Although many people like to turn their headphones up as loud as they can after having a bad day or to get their mind off things bothering them, experts from the University of Leicester have shown evidence for the first time that turning the volume on your headphones up too high can damage the coating of nerve cells, eventually causing temporary deafness.
According to the researchers, the noise levels similar to those of jet levels can be heard on earphones or headphones on personal music players if they are turned up loud enough.
Scientists have known that temporary deafness and tinnitus (a condition that presents itself as a noise such as ringing or buzzing in the ears) can be caused by noises louder than 110 decibels. This study, published in the Proceedings of the National Academy of Sciences, is the first to examine how those noises cause underlying cell damage.
Dr. Martine Hamann, of the Department of Cell Physiologu and Pharmacology, lead author and researcher at the University of Leicester, explained:
"The research allows us to understand the pathway from exposure to loud noises to hearing loss. Dissecting the cellular mechanisms underlying this condition is likely to bring a very significant healthcare benefit to a wide population. The work will help prevention as well as progression into finding appropriate cures for hearing loss."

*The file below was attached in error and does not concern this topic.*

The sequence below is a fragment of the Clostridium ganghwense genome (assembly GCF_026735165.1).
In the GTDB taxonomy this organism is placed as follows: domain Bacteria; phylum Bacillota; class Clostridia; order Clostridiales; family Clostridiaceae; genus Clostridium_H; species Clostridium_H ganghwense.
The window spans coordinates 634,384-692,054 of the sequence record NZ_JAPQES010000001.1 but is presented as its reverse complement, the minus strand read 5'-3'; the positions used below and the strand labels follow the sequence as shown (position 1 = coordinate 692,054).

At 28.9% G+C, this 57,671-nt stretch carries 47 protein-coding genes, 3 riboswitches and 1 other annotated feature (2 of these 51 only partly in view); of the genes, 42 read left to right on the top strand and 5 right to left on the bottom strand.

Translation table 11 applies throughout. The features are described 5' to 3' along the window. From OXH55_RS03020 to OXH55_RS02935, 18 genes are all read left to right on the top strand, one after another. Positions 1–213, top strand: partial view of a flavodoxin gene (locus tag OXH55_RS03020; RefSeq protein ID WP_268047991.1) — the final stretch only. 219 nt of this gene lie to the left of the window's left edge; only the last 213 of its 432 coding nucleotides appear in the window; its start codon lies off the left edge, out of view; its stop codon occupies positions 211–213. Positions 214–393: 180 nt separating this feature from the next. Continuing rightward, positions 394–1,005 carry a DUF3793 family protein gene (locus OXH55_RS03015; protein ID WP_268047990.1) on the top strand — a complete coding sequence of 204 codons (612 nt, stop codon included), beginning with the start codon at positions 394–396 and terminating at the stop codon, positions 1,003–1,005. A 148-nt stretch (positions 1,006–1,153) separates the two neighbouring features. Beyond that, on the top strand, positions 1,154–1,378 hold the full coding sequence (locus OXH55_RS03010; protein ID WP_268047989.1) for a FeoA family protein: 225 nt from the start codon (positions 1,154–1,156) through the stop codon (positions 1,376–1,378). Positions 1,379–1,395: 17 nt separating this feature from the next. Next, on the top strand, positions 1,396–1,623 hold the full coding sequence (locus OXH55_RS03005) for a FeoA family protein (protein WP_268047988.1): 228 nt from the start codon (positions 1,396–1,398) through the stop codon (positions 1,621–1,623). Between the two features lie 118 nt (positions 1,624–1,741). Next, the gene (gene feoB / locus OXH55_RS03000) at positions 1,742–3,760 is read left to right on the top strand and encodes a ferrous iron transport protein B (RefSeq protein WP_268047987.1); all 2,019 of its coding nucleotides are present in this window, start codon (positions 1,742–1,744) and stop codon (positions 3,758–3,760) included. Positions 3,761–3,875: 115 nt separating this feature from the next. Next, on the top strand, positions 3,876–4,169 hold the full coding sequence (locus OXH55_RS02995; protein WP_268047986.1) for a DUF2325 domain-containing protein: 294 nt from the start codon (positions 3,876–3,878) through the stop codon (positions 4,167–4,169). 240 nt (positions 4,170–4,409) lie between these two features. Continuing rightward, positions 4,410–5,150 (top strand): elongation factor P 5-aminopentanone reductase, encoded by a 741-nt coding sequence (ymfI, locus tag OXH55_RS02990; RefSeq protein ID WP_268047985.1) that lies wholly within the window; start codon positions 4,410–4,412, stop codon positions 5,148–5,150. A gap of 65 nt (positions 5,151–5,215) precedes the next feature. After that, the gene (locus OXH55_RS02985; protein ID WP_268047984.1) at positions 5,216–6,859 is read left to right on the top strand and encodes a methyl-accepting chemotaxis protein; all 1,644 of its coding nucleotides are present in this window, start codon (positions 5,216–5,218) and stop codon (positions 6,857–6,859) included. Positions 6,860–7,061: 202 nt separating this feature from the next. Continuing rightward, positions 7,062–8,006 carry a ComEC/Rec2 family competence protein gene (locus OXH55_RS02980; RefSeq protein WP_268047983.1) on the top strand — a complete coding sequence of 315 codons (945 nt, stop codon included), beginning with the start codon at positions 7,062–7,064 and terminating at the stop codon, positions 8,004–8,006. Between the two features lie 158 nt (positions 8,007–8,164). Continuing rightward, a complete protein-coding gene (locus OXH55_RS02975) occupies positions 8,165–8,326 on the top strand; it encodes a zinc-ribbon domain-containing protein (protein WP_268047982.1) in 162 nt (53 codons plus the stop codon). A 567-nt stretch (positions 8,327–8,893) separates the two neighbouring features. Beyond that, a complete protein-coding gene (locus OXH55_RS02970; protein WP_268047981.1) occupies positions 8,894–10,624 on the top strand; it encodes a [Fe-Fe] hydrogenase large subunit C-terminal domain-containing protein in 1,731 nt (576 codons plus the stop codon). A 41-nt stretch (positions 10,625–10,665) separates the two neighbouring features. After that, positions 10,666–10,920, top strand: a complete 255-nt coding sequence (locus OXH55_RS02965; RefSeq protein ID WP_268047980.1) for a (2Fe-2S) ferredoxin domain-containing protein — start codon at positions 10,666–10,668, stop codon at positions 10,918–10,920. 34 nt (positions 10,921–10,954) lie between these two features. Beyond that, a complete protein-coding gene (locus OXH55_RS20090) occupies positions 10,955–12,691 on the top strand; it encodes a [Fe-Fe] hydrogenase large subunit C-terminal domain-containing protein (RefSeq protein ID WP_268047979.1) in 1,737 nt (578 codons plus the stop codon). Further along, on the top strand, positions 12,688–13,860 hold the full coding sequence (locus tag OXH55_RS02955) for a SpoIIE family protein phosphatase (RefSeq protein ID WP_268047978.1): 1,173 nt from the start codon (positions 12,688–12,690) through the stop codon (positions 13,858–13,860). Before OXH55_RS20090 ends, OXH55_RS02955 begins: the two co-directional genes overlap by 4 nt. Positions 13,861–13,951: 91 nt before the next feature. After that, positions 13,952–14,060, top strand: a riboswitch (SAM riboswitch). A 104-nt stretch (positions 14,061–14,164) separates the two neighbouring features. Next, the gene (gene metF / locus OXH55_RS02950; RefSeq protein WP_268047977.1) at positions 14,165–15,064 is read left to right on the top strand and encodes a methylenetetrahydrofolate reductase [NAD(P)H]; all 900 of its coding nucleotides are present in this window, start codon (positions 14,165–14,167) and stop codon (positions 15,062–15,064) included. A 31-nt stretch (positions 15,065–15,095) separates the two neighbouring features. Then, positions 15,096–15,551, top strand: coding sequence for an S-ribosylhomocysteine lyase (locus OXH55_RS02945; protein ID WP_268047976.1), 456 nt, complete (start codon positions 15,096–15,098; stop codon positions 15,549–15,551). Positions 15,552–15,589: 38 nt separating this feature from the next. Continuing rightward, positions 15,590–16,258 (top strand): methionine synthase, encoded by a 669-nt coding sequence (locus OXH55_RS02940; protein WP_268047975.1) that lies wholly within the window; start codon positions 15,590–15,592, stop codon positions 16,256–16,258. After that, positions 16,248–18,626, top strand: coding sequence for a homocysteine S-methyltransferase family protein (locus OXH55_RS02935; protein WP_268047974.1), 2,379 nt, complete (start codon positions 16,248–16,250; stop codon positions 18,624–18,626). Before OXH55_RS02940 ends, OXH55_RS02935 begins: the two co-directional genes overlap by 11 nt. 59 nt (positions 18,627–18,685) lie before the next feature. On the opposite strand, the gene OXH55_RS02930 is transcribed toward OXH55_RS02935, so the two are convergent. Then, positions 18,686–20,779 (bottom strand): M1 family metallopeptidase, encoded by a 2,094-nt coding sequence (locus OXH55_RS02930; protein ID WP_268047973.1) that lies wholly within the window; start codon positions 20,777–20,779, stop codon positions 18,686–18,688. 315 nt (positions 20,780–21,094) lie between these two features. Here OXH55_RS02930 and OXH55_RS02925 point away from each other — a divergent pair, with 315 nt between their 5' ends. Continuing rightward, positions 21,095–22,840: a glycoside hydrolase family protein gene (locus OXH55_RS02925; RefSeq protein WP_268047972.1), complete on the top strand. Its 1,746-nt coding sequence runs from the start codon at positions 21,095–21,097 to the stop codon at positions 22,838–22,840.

The myelin sheath is a coating found on nerve cells that carry electrical signals from the ears to the brain, which helps the electrical signals travel along the cell.
The cells become stripped of this coating with exposure to loud noises (noise over 100 decibels), which stops the electrical signals and no longer allows information to be successfully transmitted from the ears to the brain.
Fortunately, full hearing can return when the coating surrounding the nerve cells reform and allows the cells to function normally again. This means that hearing loss is sometimes only temporary.
The study is important, according to Dr. Hamann, because it explains why in certain cases, hearing loss can be reversible. He continued:
"We showed that the sheath around the auditory nerve is lost in about half of the cells we looked at, a bit like stripping the electrical cable linking an amplifier to the loudspeaker. The effect is reversible and after three months, hearing has recovered and so has the sheath around the auditory nerve."
Research is still being conducted on the effects of loud noises on a part of the brain referred to as the dorsal cochlear nucleus, the relay that carries signals from nerve cells in the ear to the parts of the brain that decode and make sense of sounds.
Written by Sarah Glynn